Alchemy of Inspiration

Alchemy of Inspiration I Looking Ahead to 1993…

John Currin, "Girl in Bed," 1993. Oil on canvas. © John Currin. Courtesy Gagosian Gallery. Photograph: Robert McKeever

John Currin. “Girl in Bed,” 1993. Oil on canvas. © John Currin. Courtesy Gagosian Gallery. Photograph: Robert McKeever.

We’re a couple of weeks into the new year, and so in the interest of getting organized, here’s a preview of what to see in New York in the upcoming months:

 New Museum: NYC 1993: Experimental Jet Set, Trash and No Star (February 13–May 26, 2013)  

The 1990s, which can still feel very relevant if you associate that time with being twenty, has now become a subject of historical study. Have we really reached this place? The New Museum is mounting a massive five-floor survey, entitled, NYC 1993: Experimental Jet Set, Trash and No Star, for those of you who recognize the Sonic Youth album title. The exhibition is focused on that pivotal year in which a decade begins shaking off its predecessor (the tenacious eighties, in this case—its overblown fashions, $$, angular haircuts, and hard-edged living) and establishing its own identity.

Art Club 2000, Untitled (Conrans I), 1992–93. Chromogenic color print. Courtesy the artist and the Estate of Colin de Land

Art Club 2000. “Untitled (Conrans I),” 1992–93. Chromogenic color print. Courtesy the artist and the Estate of Colin de Land.

The Clinton nineties, what I still think of mistily as the gentle nineties, are refracted through the lens of their emerging artists, who take on global and national events (Waco, Texas; the LGBT March on Washington), and the irreverent dialogue between mainstream and underground. NYC 1993 promises to include reconstructions of exhibitions and installations from that year, and to trace an artistic trajectory reaching forward to the present. As if that isn’t exciting enough, here is just a small sample of the participating artists: Glenn LigonJanine AntoniMatthew BarneyCindy Sherman (the four of whom are featured on Art21), Robert Gober, Nan Goldin, Larry Clark, Nari Ward, Coco Fusco, David Hammons, Andrea Fraser, and John Currin.

Brooklyn Museum: Gravity and Grace: Monumental Works by El Anatsui  (February 8–August 4, 2013) 

El Anatsui. Drainpipe, 2010. Tin and copper wire, installation at the Akron Art Museum, dimensions variable. Courtesy of the artist and Jack Shainman Gallery, New York. Photograph by Andrew McAllister, courtesy of the Akron Art Museum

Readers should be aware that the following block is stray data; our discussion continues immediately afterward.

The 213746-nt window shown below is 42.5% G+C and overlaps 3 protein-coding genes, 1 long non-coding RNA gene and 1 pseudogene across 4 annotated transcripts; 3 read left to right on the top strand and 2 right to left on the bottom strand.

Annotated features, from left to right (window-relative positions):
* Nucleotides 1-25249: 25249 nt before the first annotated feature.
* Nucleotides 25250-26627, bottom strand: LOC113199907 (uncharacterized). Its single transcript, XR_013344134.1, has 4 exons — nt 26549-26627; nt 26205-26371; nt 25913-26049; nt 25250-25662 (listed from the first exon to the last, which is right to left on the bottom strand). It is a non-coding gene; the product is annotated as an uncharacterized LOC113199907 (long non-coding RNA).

El Anatsui. “Drainpipe,” 2010. Tin and copper wire, installation at the Akron Art Museum. Courtesy of the artist and Jack Shainman Gallery, New York. Photograph by Andrew McAllister, courtesy of the Akron Art Museum

El Anatsui (b. 1944, Ghana) uses discarded metals, often liquor bottle caps joined by copper wire, transforming them into massive sculptures—undulating multicolored surfaces that appear both organic and manmade, ethereal and weighty, and which suggest histories of postcolonial economic exchange in Africa, as well as abstraction in African and European art. The sculptures’ movement and mutability are built into their construction; the artist alters them depending on where they are installed, putting faith in the process of change. The Brooklyn Museum exhibition, his first solo exhibition at a New York museum, will include more than 30 works in metal and wood. For a closer look into El Anatsui’s practice and his workshop in Nigeria, see the Art21 episode “Change.”

Pace Gallery: Song Dong: Doing Nothing (January 18–February 23, 2013)

A twenty-year survey of the Chinese conceptual artist Song Dong (b. 1966, China), whose work investigates impermanence and the Taoist concept of “non-intention,” the futility, absurdity, and overall necessity of human activity. Among the works that will be on view is Breathing (1996), in which Song lay on the pavement in Tiananmen Square and used his breath to create a small patch of ice, his individualized and fleeting mark there.

Tanya Bonakdar: Mark Dion (February 28–April 13, 2013)